Shares outstanding Definition
The seven billion floating shares are the shares considered for the free float, market capitalization index weightings. That’s because the vast majority of its shares are available to the general investing public. Authorized shares represent the maximum number of shares a company can issue.
Every stock that the business sells to investors becomes a share issued. Publicly traded firms list the number of shares outstanding on their balance sheets. Companies must provide regular reports of their balance sheet to investors as well as federal regulators like the Securities Exchange Commission (SEC). Two different ways to analyze a company through its shares outstanding are earnings per share (EPS) and cash flow per share (CFPS). Authorized shares refer to the largest number of shares that a single corporation can issue.
It’s always a smaller figure because it only counts the number of shares available for investment and trading on financial exchanges. In addition to listing outstanding shares or capital stock on the company’s balance sheet, publicly traded companies are obligated to report the number of issued along with their outstanding shares. These figures are generally packaged within the investor relations sections of their websites, or on local stock exchange websites.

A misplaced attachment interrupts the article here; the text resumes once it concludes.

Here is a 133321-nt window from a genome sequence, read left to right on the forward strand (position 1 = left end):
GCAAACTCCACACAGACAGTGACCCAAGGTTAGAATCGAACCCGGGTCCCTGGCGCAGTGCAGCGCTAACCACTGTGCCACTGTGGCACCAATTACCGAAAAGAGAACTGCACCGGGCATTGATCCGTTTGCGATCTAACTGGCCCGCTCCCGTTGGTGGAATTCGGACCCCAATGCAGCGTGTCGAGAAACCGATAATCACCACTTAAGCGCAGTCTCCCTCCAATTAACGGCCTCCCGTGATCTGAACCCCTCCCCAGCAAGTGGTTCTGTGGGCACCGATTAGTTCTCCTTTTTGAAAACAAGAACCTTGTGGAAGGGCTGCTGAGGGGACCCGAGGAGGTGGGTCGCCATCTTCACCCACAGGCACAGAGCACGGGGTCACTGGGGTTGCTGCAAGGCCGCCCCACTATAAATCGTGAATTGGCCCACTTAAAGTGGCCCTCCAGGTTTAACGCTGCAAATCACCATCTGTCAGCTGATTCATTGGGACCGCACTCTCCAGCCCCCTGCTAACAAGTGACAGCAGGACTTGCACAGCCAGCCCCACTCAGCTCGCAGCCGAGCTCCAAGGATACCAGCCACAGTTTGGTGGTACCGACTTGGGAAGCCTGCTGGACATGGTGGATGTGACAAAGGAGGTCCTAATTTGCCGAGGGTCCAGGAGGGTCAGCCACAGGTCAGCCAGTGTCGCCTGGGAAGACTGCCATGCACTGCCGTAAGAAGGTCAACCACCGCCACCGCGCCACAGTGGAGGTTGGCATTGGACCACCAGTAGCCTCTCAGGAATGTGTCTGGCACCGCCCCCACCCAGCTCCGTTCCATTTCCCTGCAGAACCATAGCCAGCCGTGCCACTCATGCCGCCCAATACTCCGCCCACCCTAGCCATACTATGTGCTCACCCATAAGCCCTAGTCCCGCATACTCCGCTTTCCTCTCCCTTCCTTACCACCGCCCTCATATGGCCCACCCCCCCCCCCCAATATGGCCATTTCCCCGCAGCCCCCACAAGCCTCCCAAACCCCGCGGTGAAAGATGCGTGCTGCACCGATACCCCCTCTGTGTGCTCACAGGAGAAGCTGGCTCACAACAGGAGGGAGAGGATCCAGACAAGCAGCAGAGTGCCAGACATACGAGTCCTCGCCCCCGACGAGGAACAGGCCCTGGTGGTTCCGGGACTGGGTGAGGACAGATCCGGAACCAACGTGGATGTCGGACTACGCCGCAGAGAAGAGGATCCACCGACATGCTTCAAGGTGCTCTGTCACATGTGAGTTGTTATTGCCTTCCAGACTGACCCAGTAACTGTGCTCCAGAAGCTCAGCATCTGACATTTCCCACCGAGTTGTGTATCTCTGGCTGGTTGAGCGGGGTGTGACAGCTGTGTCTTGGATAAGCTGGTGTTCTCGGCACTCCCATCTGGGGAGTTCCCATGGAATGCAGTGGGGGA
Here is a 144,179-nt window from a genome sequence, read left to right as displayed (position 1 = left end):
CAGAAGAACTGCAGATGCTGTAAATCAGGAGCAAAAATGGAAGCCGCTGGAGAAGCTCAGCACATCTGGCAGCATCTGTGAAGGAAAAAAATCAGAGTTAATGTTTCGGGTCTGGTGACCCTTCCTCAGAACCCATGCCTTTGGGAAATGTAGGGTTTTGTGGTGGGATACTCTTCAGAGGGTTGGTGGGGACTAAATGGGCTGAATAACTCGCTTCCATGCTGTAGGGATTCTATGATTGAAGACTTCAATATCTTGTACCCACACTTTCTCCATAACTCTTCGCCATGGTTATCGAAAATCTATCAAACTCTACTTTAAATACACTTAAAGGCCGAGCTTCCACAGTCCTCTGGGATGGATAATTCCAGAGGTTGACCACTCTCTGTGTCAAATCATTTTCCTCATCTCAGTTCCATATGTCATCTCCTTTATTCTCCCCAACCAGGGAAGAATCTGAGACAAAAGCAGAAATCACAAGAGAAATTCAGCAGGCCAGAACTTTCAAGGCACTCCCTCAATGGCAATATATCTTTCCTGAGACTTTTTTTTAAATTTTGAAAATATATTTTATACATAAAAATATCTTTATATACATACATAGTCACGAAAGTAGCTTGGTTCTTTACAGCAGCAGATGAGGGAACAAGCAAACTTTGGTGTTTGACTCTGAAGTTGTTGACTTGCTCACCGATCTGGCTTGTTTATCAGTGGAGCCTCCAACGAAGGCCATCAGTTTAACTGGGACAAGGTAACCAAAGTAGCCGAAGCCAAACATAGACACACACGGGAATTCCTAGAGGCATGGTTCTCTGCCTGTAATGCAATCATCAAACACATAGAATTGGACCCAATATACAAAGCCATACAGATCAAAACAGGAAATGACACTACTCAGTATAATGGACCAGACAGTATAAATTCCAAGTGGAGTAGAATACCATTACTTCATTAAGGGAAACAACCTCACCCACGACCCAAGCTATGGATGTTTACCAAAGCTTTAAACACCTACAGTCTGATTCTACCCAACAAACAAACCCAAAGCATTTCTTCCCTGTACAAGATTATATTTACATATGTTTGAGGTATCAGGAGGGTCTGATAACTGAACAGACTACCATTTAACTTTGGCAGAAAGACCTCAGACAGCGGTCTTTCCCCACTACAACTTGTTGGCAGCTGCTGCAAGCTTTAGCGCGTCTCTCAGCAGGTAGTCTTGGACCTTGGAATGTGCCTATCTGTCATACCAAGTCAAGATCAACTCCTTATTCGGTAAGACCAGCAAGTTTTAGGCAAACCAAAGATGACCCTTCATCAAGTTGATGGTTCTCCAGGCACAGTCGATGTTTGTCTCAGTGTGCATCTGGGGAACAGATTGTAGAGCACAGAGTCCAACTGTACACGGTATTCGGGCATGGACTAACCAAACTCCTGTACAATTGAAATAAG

For example, shares may come with or without the power to vote on board appointees and other corporate matters. Depending upon the class of share, a shareholder may or may not have the right to receive dividend payments or participate in capital distribution upon dissolution of the company. In contrast, if a company is buying back shares, it may signal that the company’s management believes its shares are undervalued and that it is a good investment opportunity.
Market capitalization, also known as market cap, is a monetary value that changes every day as the share price of a company changes every day. Because companies vary in size, market cap values are divided into categories to help simplify company valuation. The term ‘outstanding shares’ does not equal the float, which does not include shares owned by insiders and officers or restricted shares. Some investors perceive companies with a low level of floating stock as more volatile because there are fewer shares that trade on the market, and a catalyst can quickly drive the price up or down.
Different Classes of Share Issuances
Companies with a market cap of $2 billion to $10 billion are mid-cap, and anything larger than $10 billion is considered large-cap. Large-cap companies are the big ones, such as General Electric (GE), Apple (AAPL), or Starbucks (SBUX). This video explains several types of stocks and how they are presented in a balance sheet, including shares outstanding. In the end, as the number of outstanding shares decreases by 1,000, the company’s EPS increases by 6.89%. A company’s float is an important number for investors because it indicates how many shares are actually available to be bought and sold by the general investing public.